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Charging Kwhs and BTUs on Credit

Fortnightly Magazine - September 15 1998

of their payment offices. They've looked to card acceptance as a way of enhancing customer service levels when they're potentially cutting back services.

"Utilities have told us that by reducing the number of customers that come into the payment offices, they actually save money," he says. Why? Walk-up transactions are labor intensive, and therefore more costly.

"As competition increases and more and more utilities begin accepting and those that offer recurring payment or one-time payments, they begin to differentiate themselves from the incumbent utility," Holmes says. "You will see more card acceptance and more recurring card acceptance."

Research shows that about one-third of all consumers say they want the option of using a Visa card to pay for a variety of bills, including gas, water and electric bills. Yet when asked if they would opt to pay on a card, less than 10 percent said they would.

Holmes says that's more a factor of customers not being familiar with how to go about charging their utility bills.

And that's what his company and other credit card companies hope to change - soon.

Joseph F. Schuler Jr. is senior associate editor of Public Utilities Fortnightly.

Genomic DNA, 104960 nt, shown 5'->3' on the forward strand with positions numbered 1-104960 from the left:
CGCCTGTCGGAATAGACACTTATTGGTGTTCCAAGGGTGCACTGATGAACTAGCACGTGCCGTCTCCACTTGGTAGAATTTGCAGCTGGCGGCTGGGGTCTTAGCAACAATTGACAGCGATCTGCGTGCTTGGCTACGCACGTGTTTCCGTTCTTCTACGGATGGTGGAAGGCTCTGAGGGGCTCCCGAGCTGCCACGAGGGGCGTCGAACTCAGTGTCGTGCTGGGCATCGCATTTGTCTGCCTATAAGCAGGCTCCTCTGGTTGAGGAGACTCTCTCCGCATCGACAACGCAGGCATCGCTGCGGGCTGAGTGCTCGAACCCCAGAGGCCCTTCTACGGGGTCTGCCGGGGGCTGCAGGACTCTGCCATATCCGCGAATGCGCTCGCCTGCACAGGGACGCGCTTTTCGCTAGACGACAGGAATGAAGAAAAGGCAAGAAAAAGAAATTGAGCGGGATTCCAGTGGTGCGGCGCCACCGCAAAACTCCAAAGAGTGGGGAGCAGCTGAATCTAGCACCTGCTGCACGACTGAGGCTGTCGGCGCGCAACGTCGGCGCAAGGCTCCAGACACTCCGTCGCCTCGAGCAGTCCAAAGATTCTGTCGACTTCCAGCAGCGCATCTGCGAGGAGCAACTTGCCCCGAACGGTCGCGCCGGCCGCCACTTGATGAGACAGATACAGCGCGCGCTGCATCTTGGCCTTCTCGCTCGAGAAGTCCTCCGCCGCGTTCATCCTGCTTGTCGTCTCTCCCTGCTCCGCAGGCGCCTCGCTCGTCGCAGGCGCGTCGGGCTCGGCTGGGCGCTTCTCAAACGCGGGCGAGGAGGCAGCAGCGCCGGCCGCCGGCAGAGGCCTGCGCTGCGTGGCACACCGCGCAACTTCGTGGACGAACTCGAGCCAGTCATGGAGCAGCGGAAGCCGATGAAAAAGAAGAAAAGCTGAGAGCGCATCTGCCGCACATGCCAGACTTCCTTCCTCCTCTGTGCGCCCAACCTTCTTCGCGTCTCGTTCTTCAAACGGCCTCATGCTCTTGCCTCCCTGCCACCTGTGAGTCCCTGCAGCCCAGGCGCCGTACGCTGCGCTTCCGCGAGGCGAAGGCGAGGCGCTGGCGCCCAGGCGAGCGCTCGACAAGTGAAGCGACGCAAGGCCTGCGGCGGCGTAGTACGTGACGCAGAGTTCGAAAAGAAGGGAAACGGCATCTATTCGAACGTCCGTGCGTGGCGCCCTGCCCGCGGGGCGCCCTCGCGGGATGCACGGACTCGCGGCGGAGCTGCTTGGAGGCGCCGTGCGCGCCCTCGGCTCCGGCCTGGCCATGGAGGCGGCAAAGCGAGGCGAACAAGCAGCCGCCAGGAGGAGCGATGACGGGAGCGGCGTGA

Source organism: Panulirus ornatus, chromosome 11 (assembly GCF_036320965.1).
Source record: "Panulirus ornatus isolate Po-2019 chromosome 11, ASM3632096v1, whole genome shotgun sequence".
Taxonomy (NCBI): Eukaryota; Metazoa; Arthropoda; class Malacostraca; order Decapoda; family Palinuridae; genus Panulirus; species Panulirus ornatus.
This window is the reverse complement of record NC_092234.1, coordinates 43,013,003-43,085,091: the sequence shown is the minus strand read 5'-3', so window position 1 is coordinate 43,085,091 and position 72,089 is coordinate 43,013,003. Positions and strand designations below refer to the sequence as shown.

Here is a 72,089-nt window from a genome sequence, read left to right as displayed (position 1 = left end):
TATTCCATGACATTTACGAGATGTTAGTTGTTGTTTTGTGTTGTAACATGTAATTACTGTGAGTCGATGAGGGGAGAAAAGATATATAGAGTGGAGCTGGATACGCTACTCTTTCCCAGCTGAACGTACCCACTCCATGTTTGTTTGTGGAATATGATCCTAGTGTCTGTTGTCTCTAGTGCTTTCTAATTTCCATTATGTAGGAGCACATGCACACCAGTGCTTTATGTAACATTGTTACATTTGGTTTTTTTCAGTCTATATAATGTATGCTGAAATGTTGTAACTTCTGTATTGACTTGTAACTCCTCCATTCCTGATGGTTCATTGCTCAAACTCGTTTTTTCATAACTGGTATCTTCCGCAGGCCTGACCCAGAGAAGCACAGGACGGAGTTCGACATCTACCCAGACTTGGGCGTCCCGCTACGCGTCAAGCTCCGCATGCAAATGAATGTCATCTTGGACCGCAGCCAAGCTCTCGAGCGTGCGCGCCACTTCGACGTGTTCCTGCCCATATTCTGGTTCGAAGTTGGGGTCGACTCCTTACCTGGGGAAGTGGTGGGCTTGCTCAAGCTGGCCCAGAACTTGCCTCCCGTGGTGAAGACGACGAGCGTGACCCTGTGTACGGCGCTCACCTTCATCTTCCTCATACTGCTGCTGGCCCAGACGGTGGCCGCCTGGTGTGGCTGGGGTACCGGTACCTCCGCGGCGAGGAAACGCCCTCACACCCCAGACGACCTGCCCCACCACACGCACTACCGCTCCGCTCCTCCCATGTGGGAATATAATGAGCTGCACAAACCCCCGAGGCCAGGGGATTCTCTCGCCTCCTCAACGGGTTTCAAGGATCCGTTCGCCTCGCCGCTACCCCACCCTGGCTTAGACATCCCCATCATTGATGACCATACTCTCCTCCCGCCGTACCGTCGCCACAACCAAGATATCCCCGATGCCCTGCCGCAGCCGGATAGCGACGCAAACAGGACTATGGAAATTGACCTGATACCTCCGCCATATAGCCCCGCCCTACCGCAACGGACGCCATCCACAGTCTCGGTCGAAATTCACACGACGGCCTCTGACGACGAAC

Understanding Recurring Payments

What do Consumers think?

A recurring payment, or RP, is an arrangement whereby a consumer authorizes a merchant or service provider to bill against one of his accounts at set periods. RPs aren't as widely accepted by consumers and merchants as checks or debits against bank accounts. A 1996 study by the National Consumers League and the Opinion Research Corp. found that 20 percent of its respondents who own credit cards have used them to make RPs. Fifteen industries account for more than $500 billion in RPs, including telecommunications and utilities.

The most popular method for paying recurring bills is writing checks (93 percent).

36 percent of consumers use automatic deductions to pay at least one of their recurring bills, typically bills that are less than $100 and for fixed amounts.

Some 82 percent of respondents are aware that recurring payments can be paid with credit cards.

Some users are motivated by perks or discounts, including frequent flyer programs. About 41 percent of consumers indicate a greater likelihood to use RPs by credit card if incentives were offered.

About 31 percent of users say they're uncomfortable with the loss of control inherent in the RP method. Some 23 percent, typically those who carry a balance month to month, are concerned about accumulating debt on which interest can accrue. They cite temptation to float their debt.

The motivation to use RPs are convenience (42 percent), merchant insistence (35 percent), acquisition of discounts and rewards (10 percent) and the timely payment of bills (10 percent).

About one in four consumers (24 percent) said they would switch away from a company if a competitive merchant offered a RP option.

Source: MasterCard International Consumer Research; Recurring Payments Report, 1997.


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